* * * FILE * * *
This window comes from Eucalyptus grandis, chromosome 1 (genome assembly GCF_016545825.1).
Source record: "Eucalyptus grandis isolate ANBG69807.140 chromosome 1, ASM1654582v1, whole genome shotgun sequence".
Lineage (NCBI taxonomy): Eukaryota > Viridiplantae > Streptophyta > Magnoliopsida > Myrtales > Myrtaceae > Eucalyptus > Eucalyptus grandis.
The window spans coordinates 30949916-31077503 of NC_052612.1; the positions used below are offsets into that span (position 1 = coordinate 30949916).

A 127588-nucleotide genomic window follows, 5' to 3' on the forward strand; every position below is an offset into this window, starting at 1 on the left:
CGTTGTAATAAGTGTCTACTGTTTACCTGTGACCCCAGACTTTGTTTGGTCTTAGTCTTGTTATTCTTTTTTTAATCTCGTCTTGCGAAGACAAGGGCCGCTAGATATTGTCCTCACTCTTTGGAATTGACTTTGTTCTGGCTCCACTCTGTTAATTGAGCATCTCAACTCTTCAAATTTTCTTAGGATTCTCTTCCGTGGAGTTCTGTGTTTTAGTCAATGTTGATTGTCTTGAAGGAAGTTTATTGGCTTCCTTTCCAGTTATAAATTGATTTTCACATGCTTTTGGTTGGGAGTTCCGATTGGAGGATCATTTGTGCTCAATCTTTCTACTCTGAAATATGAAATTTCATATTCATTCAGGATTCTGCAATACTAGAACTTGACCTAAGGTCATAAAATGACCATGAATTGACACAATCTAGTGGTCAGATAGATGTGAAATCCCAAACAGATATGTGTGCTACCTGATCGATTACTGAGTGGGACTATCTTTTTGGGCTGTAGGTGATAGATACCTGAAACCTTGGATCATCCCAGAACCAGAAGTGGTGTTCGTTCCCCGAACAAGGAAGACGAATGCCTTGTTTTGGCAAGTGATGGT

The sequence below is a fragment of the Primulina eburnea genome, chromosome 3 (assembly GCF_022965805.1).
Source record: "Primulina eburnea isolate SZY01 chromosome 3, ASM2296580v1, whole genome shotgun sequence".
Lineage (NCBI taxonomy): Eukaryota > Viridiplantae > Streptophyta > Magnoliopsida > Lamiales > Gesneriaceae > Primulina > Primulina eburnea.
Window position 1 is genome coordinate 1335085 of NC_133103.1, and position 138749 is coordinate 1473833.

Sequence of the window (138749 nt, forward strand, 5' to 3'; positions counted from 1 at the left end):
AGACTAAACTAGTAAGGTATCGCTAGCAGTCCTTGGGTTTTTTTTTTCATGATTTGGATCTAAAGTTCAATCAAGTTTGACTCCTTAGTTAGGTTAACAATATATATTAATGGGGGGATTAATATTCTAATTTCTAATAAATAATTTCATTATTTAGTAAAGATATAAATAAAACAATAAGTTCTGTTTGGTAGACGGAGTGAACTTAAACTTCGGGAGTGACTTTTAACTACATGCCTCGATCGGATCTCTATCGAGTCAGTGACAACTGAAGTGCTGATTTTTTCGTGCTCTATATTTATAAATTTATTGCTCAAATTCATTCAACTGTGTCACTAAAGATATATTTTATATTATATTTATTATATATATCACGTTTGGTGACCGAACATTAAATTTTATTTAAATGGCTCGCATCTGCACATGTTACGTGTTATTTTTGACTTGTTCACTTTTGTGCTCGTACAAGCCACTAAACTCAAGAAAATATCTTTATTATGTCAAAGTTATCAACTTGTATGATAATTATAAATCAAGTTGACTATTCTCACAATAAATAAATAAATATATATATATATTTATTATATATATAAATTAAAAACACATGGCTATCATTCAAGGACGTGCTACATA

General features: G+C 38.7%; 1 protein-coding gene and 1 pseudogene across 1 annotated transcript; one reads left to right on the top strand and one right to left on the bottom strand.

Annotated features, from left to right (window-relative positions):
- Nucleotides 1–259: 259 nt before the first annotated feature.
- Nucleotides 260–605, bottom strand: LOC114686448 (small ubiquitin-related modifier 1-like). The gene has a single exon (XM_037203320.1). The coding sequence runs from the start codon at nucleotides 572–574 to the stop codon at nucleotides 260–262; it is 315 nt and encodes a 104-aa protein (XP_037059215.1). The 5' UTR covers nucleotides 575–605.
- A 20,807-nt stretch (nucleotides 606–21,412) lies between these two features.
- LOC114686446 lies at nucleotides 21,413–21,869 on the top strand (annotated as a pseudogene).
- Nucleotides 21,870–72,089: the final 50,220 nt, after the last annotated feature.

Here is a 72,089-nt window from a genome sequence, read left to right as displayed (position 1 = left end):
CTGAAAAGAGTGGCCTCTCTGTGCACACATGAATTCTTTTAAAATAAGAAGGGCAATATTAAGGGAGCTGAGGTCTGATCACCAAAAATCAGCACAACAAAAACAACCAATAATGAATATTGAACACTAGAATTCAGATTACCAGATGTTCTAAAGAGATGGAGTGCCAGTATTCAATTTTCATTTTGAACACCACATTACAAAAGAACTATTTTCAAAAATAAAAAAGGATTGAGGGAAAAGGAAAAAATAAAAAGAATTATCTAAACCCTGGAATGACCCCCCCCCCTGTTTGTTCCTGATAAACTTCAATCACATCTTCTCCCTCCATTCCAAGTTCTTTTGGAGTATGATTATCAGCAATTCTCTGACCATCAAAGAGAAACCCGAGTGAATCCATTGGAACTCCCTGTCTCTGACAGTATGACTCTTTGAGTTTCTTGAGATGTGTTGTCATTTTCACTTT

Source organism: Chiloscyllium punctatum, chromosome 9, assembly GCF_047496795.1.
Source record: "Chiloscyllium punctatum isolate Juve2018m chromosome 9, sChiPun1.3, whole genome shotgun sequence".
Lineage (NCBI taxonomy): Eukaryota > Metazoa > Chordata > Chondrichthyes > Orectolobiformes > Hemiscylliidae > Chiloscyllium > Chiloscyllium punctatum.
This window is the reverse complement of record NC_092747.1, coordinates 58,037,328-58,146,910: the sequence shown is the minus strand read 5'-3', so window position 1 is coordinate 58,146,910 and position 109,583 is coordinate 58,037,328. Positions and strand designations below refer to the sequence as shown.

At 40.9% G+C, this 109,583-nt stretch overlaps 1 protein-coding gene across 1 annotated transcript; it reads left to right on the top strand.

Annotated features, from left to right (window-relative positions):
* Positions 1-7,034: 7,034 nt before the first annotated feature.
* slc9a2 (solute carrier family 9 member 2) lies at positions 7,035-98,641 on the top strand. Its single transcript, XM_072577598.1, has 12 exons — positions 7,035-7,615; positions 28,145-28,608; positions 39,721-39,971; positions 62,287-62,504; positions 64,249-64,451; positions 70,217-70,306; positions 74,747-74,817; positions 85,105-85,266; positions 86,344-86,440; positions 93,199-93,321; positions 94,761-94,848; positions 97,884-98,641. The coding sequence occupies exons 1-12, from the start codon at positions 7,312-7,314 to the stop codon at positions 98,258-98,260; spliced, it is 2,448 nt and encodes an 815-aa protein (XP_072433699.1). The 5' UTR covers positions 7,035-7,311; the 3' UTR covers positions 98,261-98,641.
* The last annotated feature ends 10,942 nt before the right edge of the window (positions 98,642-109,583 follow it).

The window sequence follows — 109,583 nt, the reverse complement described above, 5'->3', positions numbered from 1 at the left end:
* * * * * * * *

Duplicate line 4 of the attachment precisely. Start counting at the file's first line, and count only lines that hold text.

The window spans coordinates 30949916-31077503 of NC_052612.1; the positions used below are offsets into that span (position 1 = coordinate 30949916).